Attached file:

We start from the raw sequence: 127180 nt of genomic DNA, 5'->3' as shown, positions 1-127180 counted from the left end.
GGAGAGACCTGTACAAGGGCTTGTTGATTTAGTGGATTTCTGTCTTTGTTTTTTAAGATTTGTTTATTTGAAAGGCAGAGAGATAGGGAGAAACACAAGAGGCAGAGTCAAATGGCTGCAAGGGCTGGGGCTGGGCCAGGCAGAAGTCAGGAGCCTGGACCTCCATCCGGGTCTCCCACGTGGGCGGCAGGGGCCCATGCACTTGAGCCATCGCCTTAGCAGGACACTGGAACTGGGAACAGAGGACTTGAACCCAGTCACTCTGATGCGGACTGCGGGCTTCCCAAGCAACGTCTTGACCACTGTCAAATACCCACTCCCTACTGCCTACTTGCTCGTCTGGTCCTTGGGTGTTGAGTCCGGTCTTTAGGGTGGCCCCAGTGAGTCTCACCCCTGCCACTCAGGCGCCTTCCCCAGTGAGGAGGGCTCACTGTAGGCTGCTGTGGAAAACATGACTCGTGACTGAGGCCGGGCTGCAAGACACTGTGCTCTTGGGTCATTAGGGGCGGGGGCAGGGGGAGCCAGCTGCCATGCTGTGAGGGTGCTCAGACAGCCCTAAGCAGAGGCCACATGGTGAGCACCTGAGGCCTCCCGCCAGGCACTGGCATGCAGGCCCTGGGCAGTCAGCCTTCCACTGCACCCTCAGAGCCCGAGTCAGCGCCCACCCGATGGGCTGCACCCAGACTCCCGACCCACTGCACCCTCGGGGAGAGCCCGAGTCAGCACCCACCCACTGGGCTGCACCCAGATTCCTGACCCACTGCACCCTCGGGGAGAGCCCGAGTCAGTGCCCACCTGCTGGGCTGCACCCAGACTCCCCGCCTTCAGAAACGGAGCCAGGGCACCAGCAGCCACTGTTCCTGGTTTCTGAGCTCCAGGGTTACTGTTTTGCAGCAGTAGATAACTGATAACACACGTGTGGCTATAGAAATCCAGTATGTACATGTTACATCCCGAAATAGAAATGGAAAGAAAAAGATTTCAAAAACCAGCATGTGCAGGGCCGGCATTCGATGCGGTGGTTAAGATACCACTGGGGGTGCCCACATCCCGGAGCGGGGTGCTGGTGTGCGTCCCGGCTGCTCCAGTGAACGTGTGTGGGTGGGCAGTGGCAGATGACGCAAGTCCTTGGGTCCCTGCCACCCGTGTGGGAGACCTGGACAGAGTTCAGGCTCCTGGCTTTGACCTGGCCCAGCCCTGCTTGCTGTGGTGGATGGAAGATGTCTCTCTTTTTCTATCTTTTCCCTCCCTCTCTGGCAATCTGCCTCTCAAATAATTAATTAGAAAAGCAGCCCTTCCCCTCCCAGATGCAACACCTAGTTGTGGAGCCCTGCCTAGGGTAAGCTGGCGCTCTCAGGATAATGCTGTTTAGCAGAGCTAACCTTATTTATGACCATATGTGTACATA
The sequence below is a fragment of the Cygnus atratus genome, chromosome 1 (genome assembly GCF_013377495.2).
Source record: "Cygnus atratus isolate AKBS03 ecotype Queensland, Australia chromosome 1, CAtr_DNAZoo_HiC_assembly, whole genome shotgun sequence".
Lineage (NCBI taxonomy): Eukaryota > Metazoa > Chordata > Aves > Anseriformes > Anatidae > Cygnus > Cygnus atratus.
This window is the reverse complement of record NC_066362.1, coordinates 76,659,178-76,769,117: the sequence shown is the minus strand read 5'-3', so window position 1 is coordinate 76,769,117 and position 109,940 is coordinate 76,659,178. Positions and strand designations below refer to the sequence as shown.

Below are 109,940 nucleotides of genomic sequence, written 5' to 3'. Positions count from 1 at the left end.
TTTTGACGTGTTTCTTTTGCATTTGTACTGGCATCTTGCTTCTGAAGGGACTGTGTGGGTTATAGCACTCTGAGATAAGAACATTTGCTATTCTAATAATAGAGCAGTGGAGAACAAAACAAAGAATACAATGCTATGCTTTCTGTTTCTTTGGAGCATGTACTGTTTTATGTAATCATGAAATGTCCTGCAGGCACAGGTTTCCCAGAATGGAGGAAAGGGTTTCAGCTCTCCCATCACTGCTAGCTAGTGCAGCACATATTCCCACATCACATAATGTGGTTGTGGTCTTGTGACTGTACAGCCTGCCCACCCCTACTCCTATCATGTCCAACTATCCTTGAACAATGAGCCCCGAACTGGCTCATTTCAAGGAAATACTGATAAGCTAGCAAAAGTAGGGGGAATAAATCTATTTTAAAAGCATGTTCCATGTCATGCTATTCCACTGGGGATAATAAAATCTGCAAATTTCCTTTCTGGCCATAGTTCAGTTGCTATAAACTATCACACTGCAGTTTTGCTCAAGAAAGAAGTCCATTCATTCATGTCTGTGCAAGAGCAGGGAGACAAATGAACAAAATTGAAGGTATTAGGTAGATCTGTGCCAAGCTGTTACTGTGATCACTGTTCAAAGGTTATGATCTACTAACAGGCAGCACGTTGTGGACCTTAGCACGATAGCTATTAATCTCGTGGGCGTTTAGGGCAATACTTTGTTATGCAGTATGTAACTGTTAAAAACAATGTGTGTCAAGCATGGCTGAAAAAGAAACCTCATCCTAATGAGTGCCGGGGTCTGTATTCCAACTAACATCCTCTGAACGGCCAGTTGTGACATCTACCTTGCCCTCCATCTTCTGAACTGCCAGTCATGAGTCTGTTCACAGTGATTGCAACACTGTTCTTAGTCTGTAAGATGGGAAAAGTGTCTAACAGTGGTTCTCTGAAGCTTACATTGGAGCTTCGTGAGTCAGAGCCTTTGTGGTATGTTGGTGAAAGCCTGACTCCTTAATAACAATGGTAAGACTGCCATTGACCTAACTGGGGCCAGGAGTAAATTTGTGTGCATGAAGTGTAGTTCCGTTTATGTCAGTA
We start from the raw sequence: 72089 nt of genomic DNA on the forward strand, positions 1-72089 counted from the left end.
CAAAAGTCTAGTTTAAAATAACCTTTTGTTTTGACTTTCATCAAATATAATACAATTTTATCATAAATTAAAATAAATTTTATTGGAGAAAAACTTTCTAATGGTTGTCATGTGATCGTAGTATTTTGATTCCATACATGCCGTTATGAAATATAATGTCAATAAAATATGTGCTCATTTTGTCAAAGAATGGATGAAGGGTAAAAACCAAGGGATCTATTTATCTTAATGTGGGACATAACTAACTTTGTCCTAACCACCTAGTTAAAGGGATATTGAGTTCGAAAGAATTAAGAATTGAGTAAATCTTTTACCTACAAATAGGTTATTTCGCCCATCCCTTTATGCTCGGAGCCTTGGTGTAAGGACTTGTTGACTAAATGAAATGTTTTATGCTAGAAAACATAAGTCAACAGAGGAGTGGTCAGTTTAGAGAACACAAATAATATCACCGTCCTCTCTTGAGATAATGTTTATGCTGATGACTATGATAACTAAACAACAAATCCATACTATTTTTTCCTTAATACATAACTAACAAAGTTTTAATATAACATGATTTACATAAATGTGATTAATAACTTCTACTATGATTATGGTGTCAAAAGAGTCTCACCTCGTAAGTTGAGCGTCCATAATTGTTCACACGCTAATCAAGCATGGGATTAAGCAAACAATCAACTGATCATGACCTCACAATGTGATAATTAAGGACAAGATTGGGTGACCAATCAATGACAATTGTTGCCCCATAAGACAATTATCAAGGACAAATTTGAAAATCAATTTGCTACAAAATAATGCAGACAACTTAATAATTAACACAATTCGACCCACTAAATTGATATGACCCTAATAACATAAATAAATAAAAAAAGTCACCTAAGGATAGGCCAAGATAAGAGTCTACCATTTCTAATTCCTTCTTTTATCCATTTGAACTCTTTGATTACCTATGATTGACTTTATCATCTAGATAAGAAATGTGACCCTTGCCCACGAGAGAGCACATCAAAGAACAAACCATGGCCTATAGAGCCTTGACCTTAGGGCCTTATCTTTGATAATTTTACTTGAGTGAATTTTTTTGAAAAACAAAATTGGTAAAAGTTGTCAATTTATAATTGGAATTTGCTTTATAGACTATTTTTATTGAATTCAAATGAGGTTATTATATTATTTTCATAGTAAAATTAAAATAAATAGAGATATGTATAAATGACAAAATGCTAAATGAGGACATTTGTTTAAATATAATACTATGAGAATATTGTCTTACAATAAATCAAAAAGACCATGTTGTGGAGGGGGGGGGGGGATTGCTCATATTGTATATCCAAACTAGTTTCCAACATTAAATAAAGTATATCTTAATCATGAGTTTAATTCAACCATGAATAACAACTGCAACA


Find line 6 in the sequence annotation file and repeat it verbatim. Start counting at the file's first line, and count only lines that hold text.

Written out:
This window is the reverse complement of record NC_066362.1, coordinates 76,659,178-76,769,117: the sequence shown is the minus strand read 5'-3', so window position 1 is coordinate 76,769,117 and position 109,940 is coordinate 76,659,178. Positions and strand designations below refer to the sequence as shown.